Qualls v. Cmsnr Social Sec, et al

Filing 920090804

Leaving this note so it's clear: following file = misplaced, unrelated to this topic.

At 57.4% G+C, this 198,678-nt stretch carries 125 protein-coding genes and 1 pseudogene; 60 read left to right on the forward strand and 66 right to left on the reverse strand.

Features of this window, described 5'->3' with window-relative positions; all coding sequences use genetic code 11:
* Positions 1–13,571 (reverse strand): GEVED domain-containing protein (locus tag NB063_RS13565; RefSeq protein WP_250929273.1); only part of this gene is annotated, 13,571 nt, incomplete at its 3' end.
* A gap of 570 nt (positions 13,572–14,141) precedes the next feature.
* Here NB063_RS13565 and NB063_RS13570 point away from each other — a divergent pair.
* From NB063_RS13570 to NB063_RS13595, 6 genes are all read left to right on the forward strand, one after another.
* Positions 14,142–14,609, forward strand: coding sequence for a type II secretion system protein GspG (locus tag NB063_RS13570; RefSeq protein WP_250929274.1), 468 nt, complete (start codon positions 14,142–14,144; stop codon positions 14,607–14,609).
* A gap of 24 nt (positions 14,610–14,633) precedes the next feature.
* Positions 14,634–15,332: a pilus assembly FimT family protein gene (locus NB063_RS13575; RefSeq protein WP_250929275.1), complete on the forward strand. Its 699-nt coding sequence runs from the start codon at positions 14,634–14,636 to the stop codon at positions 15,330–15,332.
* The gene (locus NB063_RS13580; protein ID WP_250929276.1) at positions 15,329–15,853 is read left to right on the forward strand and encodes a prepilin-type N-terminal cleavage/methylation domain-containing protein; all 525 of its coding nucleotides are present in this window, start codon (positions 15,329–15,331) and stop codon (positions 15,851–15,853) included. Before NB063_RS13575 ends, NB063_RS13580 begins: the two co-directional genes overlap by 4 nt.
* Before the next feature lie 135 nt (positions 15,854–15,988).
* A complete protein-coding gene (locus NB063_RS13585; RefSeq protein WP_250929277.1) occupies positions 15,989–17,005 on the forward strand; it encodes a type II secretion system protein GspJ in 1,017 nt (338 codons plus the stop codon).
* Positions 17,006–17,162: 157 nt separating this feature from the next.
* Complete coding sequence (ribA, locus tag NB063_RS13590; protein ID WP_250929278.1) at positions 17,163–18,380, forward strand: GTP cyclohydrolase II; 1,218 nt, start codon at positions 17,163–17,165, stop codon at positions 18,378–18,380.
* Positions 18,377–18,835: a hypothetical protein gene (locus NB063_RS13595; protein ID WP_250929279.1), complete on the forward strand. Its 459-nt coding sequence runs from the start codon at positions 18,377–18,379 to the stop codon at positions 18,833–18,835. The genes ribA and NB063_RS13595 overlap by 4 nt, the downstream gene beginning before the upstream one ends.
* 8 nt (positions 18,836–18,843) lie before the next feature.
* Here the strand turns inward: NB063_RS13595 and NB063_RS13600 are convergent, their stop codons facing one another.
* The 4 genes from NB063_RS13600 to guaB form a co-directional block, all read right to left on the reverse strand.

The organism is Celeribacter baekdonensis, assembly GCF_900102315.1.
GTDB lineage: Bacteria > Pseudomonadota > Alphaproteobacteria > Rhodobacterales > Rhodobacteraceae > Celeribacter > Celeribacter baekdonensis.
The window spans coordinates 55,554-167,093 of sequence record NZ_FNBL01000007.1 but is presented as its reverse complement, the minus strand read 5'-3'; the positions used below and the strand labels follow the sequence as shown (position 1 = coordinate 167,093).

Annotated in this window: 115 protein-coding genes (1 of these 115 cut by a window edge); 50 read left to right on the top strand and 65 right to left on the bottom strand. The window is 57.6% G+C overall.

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IN THE UNITED STATES COURT OF APPEALS United States Court of Appeals FOR THE FIFTH CIRCUIT Fifth Circuit FILED August 4, 2009 No. 08-60901 Charles R. Fulbruge III Clerk VANESSA M QUALLS Plaintiff - Appellant v. MICHAEL J ASTRUE, COMMISSIONER OF SOCIAL SECURITY Defendant - Appellee Appeal from the United States District Court for the Northern District of Mississippi USDC No. 1:05-CV-242 Before KING, HIGGINBOTHAM, and CLEMENT, Circuit Judges. PER CURIAM:* Vanessa M. Qualls appeals the district court's decision affirming the Administrative Law Judge's determination that she is not disabled and is therefore ineligible for Social Security disability benefits. For the following reasons, we affirm. FACTS AND PROCEEDINGS A. Procedural History Pursuant to 5TH CIR . R. 47.5, the court has determined that this opinion should not be published and is not precedent except under the limited circumstances set forth in 5TH CIR . R. 47.5.4. * No. 08-60901 Vanessa M. Qualls ("Qualls") filed an application for disability on July 19, 2001, alleging a disability onset date of December 15, 2000. She represented that she was no longer able to work due to Sjogren's Syndrome, headaches, arthritis, pain in her neck and lower back, and the placement of metal rods in her femur bones. Five doctors treated Qualls for varying periods of time. Two others reviewed her case on a consultative basis. This appeal centers around the different diagnostic assessments of these doctors. Qualls's disability application was denied by the Social Security Administration's ("SSA"). She sought reconsideration and her application was again denied. Subsequently, Qualls applied for review from an Administrative Law Judge ("ALJ") who determined that she was not disabled. The Appeals Council denied her request for review. Qualls then filed suit against the Commissioner of the SSA ("Commissioner") in federal court seeking to overturn the ALJ's disability determination. Among the twelve points of error raised by Qualls--all of which were found to be without merit--the district court determined that the ALJ did not err in declining to give Qualls's treating physician's opinion controlling weight and committed harmless error in stating that surgery had eliminated a defect in her back. Qualls timely appealed, raising these two grounds of error. B. Medical History While Qualls claimed a disability onset date of December 2000, her relevant medical history began prior to this date and involved seven physicians. Prior to 2000, Dr. Dwight Johnson ("Johnson") provided treatment to Qualls. In 1988, she was involved in a car accident. Her injuries included two broken femurs which required surgery to repair and rods were installed in her legs. Qualls complained of pain from the accident, particularly in her thighs and lower back. She was in a second car accident in the 1990s. In 1994, a lesion was removed from her lip. The pathology report noted findings consistent with an 2 No. 08-60901 early or mild involvement with Sjogren's Syndrome. Qualls was never diagnosed with Sjogren's Syndrome and did not receive treatment for it. Dr. Patrick Tucker ("Tucker") treated Qualls between June 2000 and November 2001. During her visits, she complained of vertigo, headache, and leg pain. Dr. Tucker prescribed muscle relaxers and pain pills, referring Qualls to Dr. Victor Gray ("Gray") for her leg pain. Dr. Gray examined Qualls and provided care from March to November 2001. His medical notes indicate that Qualls complained of back pain. Dr. Gray performed a variety of x-rays and MRI's of Qualls's lumbar spine. He found a mild central disc protrusion and ordered epidural pain injections. Qualls continued to report back pain throughout this period but Dr. Gray found that she was resting "fine" with medication. In August 2001, Qualls began treatment under Dr. Ken Staggs ("Staggs"). Qualls remained under his care until December 2001. During this period, Qualls reported continued back pain and Dr. Staggs ordered further epidural injections. The pain nonetheless continued. In December 2001, during her last visit with Dr. Staggs, Qualls was informed that the physician had found a posterior annular tear in her spine and suggested a lumbar support orthotic. The following month, Qualls underwent an annuloplasty to repair the annular tear. Surgery was not effective. Under the recommendation of her attorney, in November 2001, Qualls visited Dr. Carl Welch ("Welch"). She reported leg and back pain, attributing it to the 1988 car accident. Dr. Welch completed a Medical Source Statement, a residual functionality assessment which sets forth, in the physician's opinion, the physical limitations of a Social Security benefit applicant. Dr. Welch asserted that Qualls suffered limitations incompatible with even sedentary work on a full-time basis. Qualls did not receive treatment from Dr. Welch nor did she continue under his care after this consultative visit. 3 No. 08-60901 Qualls began treatment under Dr. Michael Steuer ("Steuer") in August 2002. She continued to report back pain and told Dr. Steuer that she had recently suffered a fall. During her continued care under Dr. Steuer, Qualls reported significant improvement, experienced relief with medication, and had only moderate difficulty in performing daily activities. Dr. Steuer performed a nerve root block and noted substantial improvement. Nevertheless, in February 2003, Dr. Steuer completed a Medical Source Statement in which he indicated that Qualls suffered such severe physical limitations that she was unable to perform even sedentary work.1 In April 2003, at the ALJ's request, Qualls was evaluated by Dr. James Galyon ("Galyon") on a one-time basis. Dr. Galyon completed a Medical Source Statement in which he determined that Qualls, though hampered by physical limitations, retained the ability to perform a range of sedentary work. STANDARD OF REVIEW Our review of the ALJ's disability determination "is limited to ascertaining whether (1) the final decision is supported by substantial evidence and (2) that proper legal standards were used to evaluate the evidence." Brown v. Apfel, 192 F.3d 492, 496 (5th Cir. 1999) (internal quotations omitted). "If the [ALJ's] findings are supported by substantial evidence, they are conclusive and must be affirmed." Selders v. Sullivan, 914 F.2d 614, 617 (5th Cir. 1990). "Substantial evidence is more than a mere scintilla. It means such relevant evidence as a reasonable mind might accept as adequate to support a conclusion." Consol. Edison Co. of N.Y. v. NLRB, 305 U.S. 197, 217 (1938). "In applying the `substantial evidence' test, we must carefully scrutinize the record to determine After the administrative hearing, Dr. Steuer wrote a letter indicating that the nerve blocks Qualls had previously undergone had offered her only temporary relief but no long-term benefits. He also stated that Qualls suffered from some component of disability and disk disease. 1 4 No. 08-60901 if, in fact, such evidence is present. However, we may not reweigh the evidence in the record, nor try the issues de novo, nor substitute our judgment for that of the [ALJ], even if the evidence preponderates against the [ALJ's] decision." Johnson v. Bowen, 864 F.2d 340, 343 (5th Cir. 1988). "Conflicts in the evidence are for the [ALJ] and not the courts to resolve." Selder, 914 F.2d at 617. Only where there is a "conspicuous absence of credible choices or no contrary medical evidence" will we find that the substantial evidence standard has not been met. Johnson, 864 F.2d at 34344 (internal quotations omitted). DISCUSSION I. The ALJ's mistake Qualls argues that the district court erred in its determination that the ALJ's error in setting forth one of her physical ailments was harmless. The ALJ stated that Qualls's annular tear had been "eliminated" when, in fact, surgery had not repaired the defect. Qualls speculates that, without this error, the ALJ may have found her testimony credible, assessed the medical evidence in a different light, and determined that her limitations were much more severe--so severe as to find her disabled. The ALJ's mistake, Qualls argues, entitles her to reversal and a new disability determination hearing. "Procedural perfection in administrative proceedings is not required. This court will not vacate a judgment unless the substantial rights of a party have been affected." Mays v. Bowen, 837 F.2d 1362, 1364 (5th Cir. 1988). Where the resulting disability determination remains unchanged, even if some of the reasoning underlying that decision is erroneous, no substantial rights have been affected. See id. "The procedural improprieties alleged by [Qualls] will therefore constitute a basis for remand only if such improprieties would cast into doubt the existence of substantial evidence to support the ALJ's decision." Morris v. Bowen, 864 F.2d 333, 335 (5th Cir. 1988). 5 No. 08-60901 Qualls's attack on the ALJ's decision is without merit. She has failed to show that the ALJ's disability determination would have been different if the ALJ had not mistakenly noted that her annular tear had been repaired. A review of the record reveals that the ALJ did not make his decision in reliance on the determination that surgery had eliminated the defect. In fact, the surgery is only mentioned once in the eight page opinion--in the ALJ's review of Qualls's medical history. Rather, in analyzing her physical limitations, the ALJ heard testimony from Qualls, reviewed the medical records submitted, and solicited the opinion of a vocational expert. None of these are alleged to have labored under the same misconception with respect to Qualls's annular tear. The effectiveness of the annuloplasty had no impact on the ALJ's disability determination and Qualls's speculation that the ALJ's decision would have been different without this technical error is unfounded. As the district court pointed out, despite the error, the ALJ found that Qualls was severely impaired due to back pain. The question was never whether Qualls suffered nor whether the annular tear had been repaired but the extent to which this suffering affected her ability to work. With respect to the effect that the ALJ's mistake may have had on the determination that Qualls was not credible, the record reveals that the assessment of the annular tear played no part in this analysis. The ALJ compared Qualls's testimony with the physical pain she described to her doctors, noting that while Qualls stated that she experienced daily back pain at a level of 9 on a 10-point scale, she consistently told Dr. Steuer that her pain level was only between 4 to 6. At the hearing, she represented that she was very limited in her ability to perform household chores but had previously told doctors that she performed these without much difficulty. She further testified that her pain was only marginally alleviated by medication despite having told her treating physicians that Oxycontin was extremely effective in controlling her pain. The 6 No. 08-60901 ALJ pointed out other inconsistencies. Among these, Qualls: 1) testified that her back impairment was the result of a 1988 car accident which severely limited her physical abilities but continued to work for many years thereafter and maintained an active lifestyle; 2) stated that she could only sit for twenty minutes but her testimony was belied by the fact that she testified to having taken a car trip to the Smokey Mountains; 3) wore an arm brace during the hearing and claimed that it was to treat her Sjogren's Syndrome but later admitted that she has only begun wearing the brace a few days prior to the hearing, no physician record substantiated the need for the brace, and she had never been treated for Sjogren's Syndrome; 4) engaged in ongoing pain behavior during the hearing as well as flailing maneuvers of her arms, none of which had ever been previously communicated to doctors or formed part of her medical records. As is evident from the record, Qualls was discredited by inconsistencies in her testimony, the medical record before the ALJ, and her behavior during the hearing, not the ALJ's mistake. Because the ALJ's decision would not have been different without the error regarding Qualls's annular tear, was not based on the effectiveness of the annuloplasty in any event, and did not affect Qualls's substantial rights, the mistake was harmless. Mays, 837 F.2d at 1364. Accordingly, Qualls is not entitled to reversal or a new disability hearing. II. The treating physician's opinion Qualls asserts that the district court erred in its determination that the opinion of her treating physician, Dr. Steuer, did not meet the legal standard for controlling weight. She argues that Dr. Steuer's opinion, which found her disabled, should have been given controlling weight because she saw him numerous times before applying for disability and he completed a Medical Source Statement. Essentially, Qualls maintains that Dr. Steuer's disability determination should prevail over contrary evidence in the record and that the 7 No. 08-60901 ALJ committed an error of law by failing to give his opinion controlling weight. Qualls also argues that the ALJ gave Dr. Steuer's opinion no weight and failed to perform the statutory analysis required when making this decision. Where the ALJ rejects the opinion of the treating physician, we have held that, "absent reliable medical evidence from a treating or examining physician controverting the claimant's treating specialist, an ALJ may reject the opinion of the treating physician only if the ALJ performs a detailed analysis of the treating physician's views under the criteria set forth in 20 C.F.R. 404.1527(d)(2)." Newton v. Apfel, 209 F.3d 448, 453 (5th Cir. 2000). Under the statutory analysis, the ALJ must evaluate: (i) the "[l]ength of the treatment relationship and the frequency of examination," (ii) the "[n]ature and extent of the treatment relationship," (iii) the supporting evidence presented by the physician, (iv) the level of consistency between the physician's opinion and the record, (v) the physician's specialization, and (vi) any other relevant factors. 20 C.F.R. 404.1527(d)(2)(6). The opinion of a treating physician "may be assigned little or no weight when good cause is shown. Good cause may permit an ALJ to discount the weight of a treating physician relative to other experts where the treating physician's evidence is conclusory, is unsupported by medically acceptable clinical, laboratory, or diagnostic techniques, or is otherwise unsupported by the evidence." Newton, 209 F.3d at 45556 (citation omitted); see also Martinez v. Chater, 64 F.3d 172, 176 (5th Cir. 1995) (in determining whether to give a treating physician's opinion controlling weight, the ALJ must look to whether the opinion is "`well-supported by medically acceptable clinical and laboratory diagnostic techniques and is not inconsistent with . . . other substantial evidence'" (quoting 20 C.F.R. 404.1527(d)(2))). "[A]lthough the opinion of an examining physician is generally entitled to more weight than the opinion of a non-examining physician, the ALJ is free to reject 8 No. 08-60901 the opinion of any physician when the evidence supports a contrary conclusion." Bradley v. Bowen, 809 F.2d 1054, 1057 (5th Cir. 1987) (quotation omitted). The ALJ did not follow the statutory analysis specified in Newton for rejecting a treating physician's opinion.2 Nevertheless, Qualls's challenge fails and the district court properly determined that the ALJ did not err in declining to give Dr. Seuer's opinion controlling weight. As an initial matter, the record does not support the assertion that the ALJ completely discounted Dr. Steuer's opinion. The ALJ only rejected parts of Dr. Steuer's opinion; specifically, those that did not conform to his own clinical notes and contradicted the record. In its extensive analysis of each physician's opinion, the ALJ pointed out that Dr. Steuer consistently documented improvement in Qualls's pain but then, with no explanation of the sudden change, opined that Qualls was so severely limited as to be unable to perform even sedentary work. This was inconsistent with both his own clinical notes and the opinions of the other examining physicians. The ALJ properly declined to give Dr. Steuer's opinion controlling weight and did not err by failing to perform the statutory analysis outlined in Newton. First, Newton specifically states that the statutory steps must be followed "absent reliable medical evidence from a treating or examining physician controverting the claimant's treating specialist." 209 F.3d at 453. The ALJ was presented with substantial evidence which contradicted Dr. Steuer's opinion. Qualls was seen by five treating physicians and, despite evidence that she informed several doctors that she sought disability benefits, she obtained a Medical Source Statement from only one--Dr. Steuer. From October to December 2002, Dr. Steuer documented excellent improvement in Qualls's While the ALJ stated that he "weighed the medical opinions of record with consideration of the factors set out in . . . 20 CFR 404.1527" he failed to set forth these factors or provide an analysis of each element. 2 9 No. 08-60901 symptoms and indicated that she had only moderate difficulty in performing the activities of daily life. Nevertheless, the Medical Source Statement he filled out two months later stated that Qualls was incapable of performing even sedentary work. Nothing in Qualls's medical record explains the sudden change and the inconsistency between Dr. Steuer's Medical Source Statement and his clinical notes. On the contrary, Dr. Tucker and Dr. Staggs, Qualls's prior physicians, determined that her limitations were not disabling. Two other doctors, Dr. Welch and Dr. Galyon, also completed Medical Source Statements after examining Qualls. While Dr. Welch determined that she was so disabled as to be unable to perform even sedentary work, Dr. Galyon disagreed. The ALJ gave Dr. Welch's opinion little weight, finding it to diverge from the record and Qualls's own claims. Dr. Welch opined that Qualls suffered from a range of physical limitations of which Qualls had never complained and which none of her treating physicians had ever observed. By contrast, Dr. Galyon's opinion was supported by the independent medical analysis of Qualls's other treating physicians, Dr. Tucker and Dr. Staggs, as well as Dr. Steuer's own clinical notes. Second, even if we read Newton as requiring the ALJ to set forth its analysis of the five statutory elements when declining to give controlling weight to a treating physician, Newton does not apply. The Newton court limited its holding to cases where the ALJ rejects the sole relevant medical opinion before it. In Newton, "the ALJ summarily rejected the opinions of [claimant's] treating physician, based only on the testimony of a non-specialty medical expert who had not examined the claimant." 209 F.3d at 458. Newton was not a case with "competing first-hand medical evidence" where the ALJ found "as a factual matter that one doctor's opinion [wa]s more well-founded than another. . . . Nor [wa]s this a case where the ALJ weigh[ed] the treating physician's opinion on disability against the medical opinion of other physicians who [had] treated or examined the claimant and [had] specific medical bases for a contrary opinion." 10 No. 08-60901 Id. The Newton court also dealt with an incomplete record. None of these factors are present here. As previously noted, the ALJ's decision was based on the medical opinion of doctors who had treated and examined Qualls. These physicians had informed, first-hand, knowledge to support their opinions. Because Dr. Steuer's opinion was not "well-supported by medically acceptable clinical and laboratory diagnostic techniques" and was "inconsistent with . . . other substantial evidence" in the record, the ALJ was not required to give his opinion controlling weight. omitted). Martinez, 64 F.3d at 176 (quotation The ALJ applied the proper legal standard and his decision is supported by substantial evidence. See Brown, 192 F.3d at 496. CONCLUSION The judgment of the district court is AFFIRMED. 11